Wednesday, August 18, 2010

FEATURE - Nerd debate! Subs Vs Dubs.

There's a good deal of snobbery among folks who ingest Japanese media - the original voice work or nothing, they cry! Are they full of crap? (Yes.) Let's examine this question.

In a recent tweet, Hideo Kojima said
"For both dubbing and subtitles, the question is if it's 'a dubbing done with love' or 'a subtitling done with love'. So, you can't simply say if one is good or bad."
Like any self-effacing consumer of Japanese entertainment, my standard preference is for subtitles with the original voice work. In Yakuza or Muramasa, for example (even with Muramasa's lackluster translation), it's hugely important to me - it further instills a sense of a very specific place - but this requires properly translated and nurtured subtitles to really jump off the page. If you think it's not important, go watch Inglorious Basterds, then try to tell me that movie would have been just as good if Colonel Landa had spoken English through the whole thing. While I have this "standard preference," I'm certainly not prudish about it - in certain cases I'll gladly take the localized version.

Of course, a bad localization - a cheap localization can absolutely destroy the viewer/player's experience (here is where I don't make you suffer through a clip of some torturously bad English voice work for a Japanese game - you're welcome). Perhaps that's part of the reason why I love Atlus so - their localizations are just phenomenal, with loving translation of emotion, intention, humor and character - and voice actors who really go above and beyond to bring their characters to life.

There are some strange exceptions to my localization rule. If you've seen Hellsing Ultimate, I suggest watching it with the English dubs - it just does a better job of transporting you to modern day England when Seras and Integra speak with English accents. Likewise, Cowboy Bebop fares perfectly well with its English Cast - being set in space, what does it matter which language they speak?

Of course, that doesn't explain why I'm quite comfortable watching Samurai Champloo with subs or dubs - perhaps it's simply that, like Ghost in the Shell or anything from Studio Ghibli, these are localizations done just as Kojima-san prescribes: with love.

I think the next title on my Anime To Buy list is Azumanga Daioh - and while curiosity will drive me to check out the English voice work, I can pretty much promise you I'm going to stick with the original cast - if for no other reason than I can't imagine the "hyeeh!" sound Osaka makes in this scene would be as good when hyeeh'd by anyone else:

But that clip raises a good point - notice the notations at the top of the screen explaining why she's so proud of splitting her chopsticks correctly?

You won't get that in an official subtitle. In fact, you lose a ton of the original flavor (unless it's done by Atlus). Why is it fansubs are (often - not always) so damn superior to what we get on a DVD release?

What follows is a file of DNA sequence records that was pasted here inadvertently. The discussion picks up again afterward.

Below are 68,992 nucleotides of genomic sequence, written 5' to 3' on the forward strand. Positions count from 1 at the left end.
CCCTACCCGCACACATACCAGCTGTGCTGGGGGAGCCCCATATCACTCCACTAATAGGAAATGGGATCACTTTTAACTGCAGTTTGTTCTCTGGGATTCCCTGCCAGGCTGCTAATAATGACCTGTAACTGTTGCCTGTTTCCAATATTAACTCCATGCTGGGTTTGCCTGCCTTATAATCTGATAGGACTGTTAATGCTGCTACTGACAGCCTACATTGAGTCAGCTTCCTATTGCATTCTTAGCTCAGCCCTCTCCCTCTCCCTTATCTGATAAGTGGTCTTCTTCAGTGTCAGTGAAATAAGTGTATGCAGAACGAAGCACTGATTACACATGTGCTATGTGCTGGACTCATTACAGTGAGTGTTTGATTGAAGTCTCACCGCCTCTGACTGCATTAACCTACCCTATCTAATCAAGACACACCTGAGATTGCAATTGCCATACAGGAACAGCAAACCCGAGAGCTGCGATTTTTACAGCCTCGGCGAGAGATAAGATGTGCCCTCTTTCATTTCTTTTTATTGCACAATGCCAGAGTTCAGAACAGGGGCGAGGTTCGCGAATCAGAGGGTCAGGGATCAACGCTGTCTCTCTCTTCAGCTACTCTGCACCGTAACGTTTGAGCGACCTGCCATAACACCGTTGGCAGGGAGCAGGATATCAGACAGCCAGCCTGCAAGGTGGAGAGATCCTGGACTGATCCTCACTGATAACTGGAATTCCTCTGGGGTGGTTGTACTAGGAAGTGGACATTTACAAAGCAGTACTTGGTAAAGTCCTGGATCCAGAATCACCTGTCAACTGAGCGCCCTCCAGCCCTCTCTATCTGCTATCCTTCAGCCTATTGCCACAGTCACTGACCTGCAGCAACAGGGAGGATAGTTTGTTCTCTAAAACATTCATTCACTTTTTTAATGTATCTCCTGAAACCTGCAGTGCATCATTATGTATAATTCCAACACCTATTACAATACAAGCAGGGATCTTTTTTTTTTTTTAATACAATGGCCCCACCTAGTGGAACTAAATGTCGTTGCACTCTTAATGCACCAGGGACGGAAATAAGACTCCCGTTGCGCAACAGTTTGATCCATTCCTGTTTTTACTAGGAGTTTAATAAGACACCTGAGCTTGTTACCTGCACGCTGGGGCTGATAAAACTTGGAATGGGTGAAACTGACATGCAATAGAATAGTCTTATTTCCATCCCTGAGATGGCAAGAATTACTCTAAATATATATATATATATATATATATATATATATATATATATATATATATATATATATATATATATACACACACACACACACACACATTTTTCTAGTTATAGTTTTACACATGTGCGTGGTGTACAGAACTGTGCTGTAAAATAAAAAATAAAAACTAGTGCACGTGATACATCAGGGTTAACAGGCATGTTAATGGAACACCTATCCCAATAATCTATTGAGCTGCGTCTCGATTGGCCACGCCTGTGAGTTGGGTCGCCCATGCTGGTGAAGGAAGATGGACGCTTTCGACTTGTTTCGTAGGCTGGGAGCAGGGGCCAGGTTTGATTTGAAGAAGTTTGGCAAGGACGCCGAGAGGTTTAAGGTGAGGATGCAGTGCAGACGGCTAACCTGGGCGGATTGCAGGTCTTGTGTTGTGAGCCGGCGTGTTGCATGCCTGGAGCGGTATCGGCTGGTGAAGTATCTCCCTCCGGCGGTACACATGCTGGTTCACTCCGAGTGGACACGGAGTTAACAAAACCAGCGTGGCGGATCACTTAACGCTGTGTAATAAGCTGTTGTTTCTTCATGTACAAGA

I think it's - as Kojima said - a result of the affection the translators have for the material. A bilingual kid online will bust their ass to get it perfect - the best translation ever, so their translation becomes the one people want to use. After all, if you're wrong on the internet you have 0.0087 seconds before some troll points it out.

So, subs vs. dubs? The answer is: the good version - whichever version that may be.


  1. I like watching drama animes with subtitles but I can't stand watching Naruto if it's not in English.

  2. A lot of it may be how you watched it the first time. Also, subtitles can really get in the way of action sequences.

  3. I couldn't agree more. The subs and dubs for Tengen Toppa Gurren Lagann are pretty bad (no matter what people say about the dub, it's not very good, though I've heard worse), but the fansubs were spectacular. It's all about the care the translators, and actors if it's a dub, put into it. Hayao Miyazaki has always said people should be able to watch something in th language of their choice, but if the voice actors aren't doing a good job of it, then no one will want to listen to it, thus defeating the purpose of hiring the actors in the first place. Maybe it's just the state of animation in the West, especially the US: it's not taken seriously by the majority, so the voice actors are often mediocre actors who couldn't get into Hollywood. Of course this is different with the Disney dubbed Studio Ghibli (really Miyazaki) films, but that's because John Lasseter is putting love into the localization. I feel compelled to quote a certain Malcaolm Reynolds right now: "Love. You can know all the math in the 'Verse, but you take a boat in the air that you don't love, she'll shake you off just as sure as a turn in the worlds. Love keeps her in the air when she oughta fall down, tells ya she's hurtin' 'fore she keens. Makes her a home."

  4. I can't believe I just misspelled "Malcolm". *facepalm*

  5. Don't feel too bad - I still get a little nervous when I type "because." That word was the bane of my existence in second grade.

  6. That's becuase it's a relatively long word for a second grader.